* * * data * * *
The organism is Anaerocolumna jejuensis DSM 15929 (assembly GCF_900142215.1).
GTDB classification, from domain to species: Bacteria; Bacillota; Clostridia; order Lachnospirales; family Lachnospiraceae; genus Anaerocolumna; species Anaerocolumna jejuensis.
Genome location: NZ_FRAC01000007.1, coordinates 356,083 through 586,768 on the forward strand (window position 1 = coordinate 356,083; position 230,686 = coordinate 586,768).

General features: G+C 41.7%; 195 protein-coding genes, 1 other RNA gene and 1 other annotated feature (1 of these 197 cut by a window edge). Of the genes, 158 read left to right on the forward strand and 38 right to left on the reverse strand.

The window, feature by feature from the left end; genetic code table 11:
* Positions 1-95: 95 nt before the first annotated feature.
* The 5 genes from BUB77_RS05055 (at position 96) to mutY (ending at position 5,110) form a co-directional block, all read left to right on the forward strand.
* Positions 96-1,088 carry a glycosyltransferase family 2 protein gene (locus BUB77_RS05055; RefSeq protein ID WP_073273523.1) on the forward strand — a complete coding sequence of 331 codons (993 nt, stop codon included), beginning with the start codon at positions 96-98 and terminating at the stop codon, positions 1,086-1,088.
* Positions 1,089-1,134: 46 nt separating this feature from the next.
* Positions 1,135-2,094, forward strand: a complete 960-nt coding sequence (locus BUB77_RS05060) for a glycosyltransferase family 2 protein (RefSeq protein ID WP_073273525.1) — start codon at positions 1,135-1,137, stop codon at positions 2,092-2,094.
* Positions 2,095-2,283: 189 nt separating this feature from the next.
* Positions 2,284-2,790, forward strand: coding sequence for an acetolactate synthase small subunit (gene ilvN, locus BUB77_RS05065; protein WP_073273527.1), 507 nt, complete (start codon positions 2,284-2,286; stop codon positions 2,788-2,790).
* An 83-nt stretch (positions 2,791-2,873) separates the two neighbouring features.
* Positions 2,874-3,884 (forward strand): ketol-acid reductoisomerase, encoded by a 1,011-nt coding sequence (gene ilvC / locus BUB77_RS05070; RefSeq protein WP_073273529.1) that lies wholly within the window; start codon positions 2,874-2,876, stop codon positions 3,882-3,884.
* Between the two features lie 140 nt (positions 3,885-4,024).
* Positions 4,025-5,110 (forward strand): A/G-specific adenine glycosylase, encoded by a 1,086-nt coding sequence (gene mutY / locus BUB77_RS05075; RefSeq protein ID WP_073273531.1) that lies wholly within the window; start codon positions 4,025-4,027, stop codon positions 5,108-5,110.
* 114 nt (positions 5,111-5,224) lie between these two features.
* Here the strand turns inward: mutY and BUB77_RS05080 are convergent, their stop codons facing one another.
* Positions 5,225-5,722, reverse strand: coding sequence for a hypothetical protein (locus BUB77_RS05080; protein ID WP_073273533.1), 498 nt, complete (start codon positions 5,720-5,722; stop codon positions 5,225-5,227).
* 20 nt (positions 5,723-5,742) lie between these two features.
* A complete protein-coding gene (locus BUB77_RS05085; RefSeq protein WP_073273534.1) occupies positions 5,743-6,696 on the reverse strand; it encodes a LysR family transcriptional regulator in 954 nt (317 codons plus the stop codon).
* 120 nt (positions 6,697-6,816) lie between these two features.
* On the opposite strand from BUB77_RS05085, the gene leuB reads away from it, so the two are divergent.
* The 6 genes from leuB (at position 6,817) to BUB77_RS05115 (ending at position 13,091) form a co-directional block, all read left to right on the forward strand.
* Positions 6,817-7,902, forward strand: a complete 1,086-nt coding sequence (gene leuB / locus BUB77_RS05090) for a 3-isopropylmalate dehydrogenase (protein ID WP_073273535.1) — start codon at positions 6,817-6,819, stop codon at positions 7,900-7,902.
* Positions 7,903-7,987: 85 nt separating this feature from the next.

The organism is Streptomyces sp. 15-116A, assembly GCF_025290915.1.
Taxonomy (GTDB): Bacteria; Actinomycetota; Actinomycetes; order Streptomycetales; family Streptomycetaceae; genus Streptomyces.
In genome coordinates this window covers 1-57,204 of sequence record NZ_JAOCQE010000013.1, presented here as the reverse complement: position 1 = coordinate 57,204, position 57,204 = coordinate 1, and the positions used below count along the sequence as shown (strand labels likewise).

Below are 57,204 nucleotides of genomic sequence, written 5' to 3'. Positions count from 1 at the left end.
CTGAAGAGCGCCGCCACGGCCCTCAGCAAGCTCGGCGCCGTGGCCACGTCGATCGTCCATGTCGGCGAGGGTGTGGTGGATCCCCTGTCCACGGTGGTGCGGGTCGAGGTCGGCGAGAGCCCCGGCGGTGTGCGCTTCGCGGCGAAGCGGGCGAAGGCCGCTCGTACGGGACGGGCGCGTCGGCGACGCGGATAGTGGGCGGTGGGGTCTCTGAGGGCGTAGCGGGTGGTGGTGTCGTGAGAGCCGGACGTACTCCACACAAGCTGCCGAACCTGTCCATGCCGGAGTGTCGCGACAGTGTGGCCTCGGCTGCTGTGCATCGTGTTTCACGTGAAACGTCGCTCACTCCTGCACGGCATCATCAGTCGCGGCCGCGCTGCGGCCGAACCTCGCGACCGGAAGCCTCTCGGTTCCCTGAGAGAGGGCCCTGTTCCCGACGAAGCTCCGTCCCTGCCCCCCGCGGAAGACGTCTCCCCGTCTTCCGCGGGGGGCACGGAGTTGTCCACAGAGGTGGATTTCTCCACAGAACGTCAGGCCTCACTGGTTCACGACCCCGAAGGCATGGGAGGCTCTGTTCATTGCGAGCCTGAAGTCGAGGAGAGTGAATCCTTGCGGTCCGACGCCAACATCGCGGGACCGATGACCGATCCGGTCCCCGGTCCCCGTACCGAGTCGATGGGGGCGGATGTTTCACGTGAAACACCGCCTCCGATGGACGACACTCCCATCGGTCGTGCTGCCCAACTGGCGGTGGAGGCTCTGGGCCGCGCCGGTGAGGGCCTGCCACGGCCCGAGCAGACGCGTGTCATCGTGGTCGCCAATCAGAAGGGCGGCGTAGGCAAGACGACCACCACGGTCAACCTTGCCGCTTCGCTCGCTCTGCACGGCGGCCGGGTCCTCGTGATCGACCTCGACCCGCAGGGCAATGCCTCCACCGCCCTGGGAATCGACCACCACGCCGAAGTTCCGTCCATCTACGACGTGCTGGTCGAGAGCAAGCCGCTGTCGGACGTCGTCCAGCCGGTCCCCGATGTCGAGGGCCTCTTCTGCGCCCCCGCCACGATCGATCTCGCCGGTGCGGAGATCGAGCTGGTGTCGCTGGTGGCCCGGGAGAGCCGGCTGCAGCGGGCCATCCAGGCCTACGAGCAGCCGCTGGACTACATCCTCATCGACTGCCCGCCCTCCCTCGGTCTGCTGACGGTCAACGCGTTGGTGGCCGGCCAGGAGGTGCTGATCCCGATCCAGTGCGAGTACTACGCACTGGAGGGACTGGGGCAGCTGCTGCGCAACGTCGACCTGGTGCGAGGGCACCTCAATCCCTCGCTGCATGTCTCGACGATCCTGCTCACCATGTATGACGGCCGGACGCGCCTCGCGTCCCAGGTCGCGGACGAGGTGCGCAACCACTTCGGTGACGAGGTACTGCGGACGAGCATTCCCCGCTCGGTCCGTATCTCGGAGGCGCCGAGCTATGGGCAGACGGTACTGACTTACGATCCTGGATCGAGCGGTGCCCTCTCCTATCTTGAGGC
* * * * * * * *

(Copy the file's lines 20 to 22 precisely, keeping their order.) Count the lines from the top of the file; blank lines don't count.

* 20 nt (positions 5,723-5,742) lie between these two features.
* A complete protein-coding gene (locus BUB77_RS05085; RefSeq protein WP_073273534.1) occupies positions 5,743-6,696 on the reverse strand; it encodes a LysR family transcriptional regulator in 954 nt (317 codons plus the stop codon).
* 120 nt (positions 6,697-6,816) lie between these two features.